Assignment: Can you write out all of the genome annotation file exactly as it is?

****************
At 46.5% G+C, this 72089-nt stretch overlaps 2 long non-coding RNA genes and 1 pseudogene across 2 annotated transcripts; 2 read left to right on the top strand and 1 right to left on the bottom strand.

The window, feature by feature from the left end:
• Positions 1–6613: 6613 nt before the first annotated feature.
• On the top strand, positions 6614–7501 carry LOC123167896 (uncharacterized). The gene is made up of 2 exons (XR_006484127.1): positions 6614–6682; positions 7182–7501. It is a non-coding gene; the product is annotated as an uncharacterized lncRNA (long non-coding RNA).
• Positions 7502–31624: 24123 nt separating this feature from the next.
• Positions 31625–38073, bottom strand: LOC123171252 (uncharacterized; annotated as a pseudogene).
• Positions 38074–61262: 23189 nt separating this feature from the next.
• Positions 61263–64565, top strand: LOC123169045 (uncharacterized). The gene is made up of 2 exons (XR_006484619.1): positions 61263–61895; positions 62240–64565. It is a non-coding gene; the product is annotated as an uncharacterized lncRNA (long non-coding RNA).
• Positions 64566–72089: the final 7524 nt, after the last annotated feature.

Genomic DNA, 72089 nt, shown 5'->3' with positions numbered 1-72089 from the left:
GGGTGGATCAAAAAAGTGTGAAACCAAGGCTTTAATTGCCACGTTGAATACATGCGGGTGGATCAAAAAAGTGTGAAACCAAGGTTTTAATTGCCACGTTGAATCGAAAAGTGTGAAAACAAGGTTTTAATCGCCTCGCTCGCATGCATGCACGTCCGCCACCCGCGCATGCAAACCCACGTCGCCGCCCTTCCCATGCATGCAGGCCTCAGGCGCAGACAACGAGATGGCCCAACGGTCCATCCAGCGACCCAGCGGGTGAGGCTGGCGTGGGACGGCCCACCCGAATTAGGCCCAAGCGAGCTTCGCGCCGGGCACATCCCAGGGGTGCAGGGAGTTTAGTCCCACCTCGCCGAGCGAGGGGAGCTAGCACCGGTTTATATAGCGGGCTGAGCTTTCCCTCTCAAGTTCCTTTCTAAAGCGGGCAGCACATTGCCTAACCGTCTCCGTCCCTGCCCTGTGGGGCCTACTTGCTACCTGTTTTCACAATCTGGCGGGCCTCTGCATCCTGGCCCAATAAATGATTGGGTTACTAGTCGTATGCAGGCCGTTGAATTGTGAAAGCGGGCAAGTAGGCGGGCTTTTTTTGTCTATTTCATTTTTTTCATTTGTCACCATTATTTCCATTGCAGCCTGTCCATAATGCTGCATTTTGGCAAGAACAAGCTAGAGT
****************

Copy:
At 46.5% G+C, this 72089-nt stretch overlaps 2 long non-coding RNA genes and 1 pseudogene across 2 annotated transcripts; 2 read left to right on the top strand and 1 right to left on the bottom strand.

The window, feature by feature from the left end:
• Positions 1–6613: 6613 nt before the first annotated feature.
• On the top strand, positions 6614–7501 carry LOC123167896 (uncharacterized). The gene is made up of 2 exons (XR_006484127.1): positions 6614–6682; positions 7182–7501. It is a non-coding gene; the product is annotated as an uncharacterized lncRNA (long non-coding RNA).
• Positions 7502–31624: 24123 nt separating this feature from the next.
• Positions 31625–38073, bottom strand: LOC123171252 (uncharacterized; annotated as a pseudogene).
• Positions 38074–61262: 23189 nt separating this feature from the next.
• Positions 61263–64565, top strand: LOC123169045 (uncharacterized). The gene is made up of 2 exons (XR_006484619.1): positions 61263–61895; positions 62240–64565. It is a non-coding gene; the product is annotated as an uncharacterized lncRNA (long non-coding RNA).
• Positions 64566–72089: the final 7524 nt, after the last annotated feature.

Genomic DNA, 72089 nt, shown 5'->3' with positions numbered 1-72089 from the left:
GGGTGGATCAAAAAAGTGTGAAACCAAGGCTTTAATTGCCACGTTGAATACATGCGGGTGGATCAAAAAAGTGTGAAACCAAGGTTTTAATTGCCACGTTGAATCGAAAAGTGTGAAAACAAGGTTTTAATCGCCTCGCTCGCATGCATGCACGTCCGCCACCCGCGCATGCAAACCCACGTCGCCGCCCTTCCCATGCATGCAGGCCTCAGGCGCAGACAACGAGATGGCCCAACGGTCCATCCAGCGACCCAGCGGGTGAGGCTGGCGTGGGACGGCCCACCCGAATTAGGCCCAAGCGAGCTTCGCGCCGGGCACATCCCAGGGGTGCAGGGAGTTTAGTCCCACCTCGCCGAGCGAGGGGAGCTAGCACCGGTTTATATAGCGGGCTGAGCTTTCCCTCTCAAGTTCCTTTCTAAAGCGGGCAGCACATTGCCTAACCGTCTCCGTCCCTGCCCTGTGGGGCCTACTTGCTACCTGTTTTCACAATCTGGCGGGCCTCTGCATCCTGGCCCAATAAATGATTGGGTTACTAGTCGTATGCAGGCCGTTGAATTGTGAAAGCGGGCAAGTAGGCGGGCTTTTTTTGTCTATTTCATTTTTTTCATTTGTCACCATTATTTCCATTGCAGCCTGTCCATAATGCTGCATTTTGGCAAGAACAAGCTAGAGT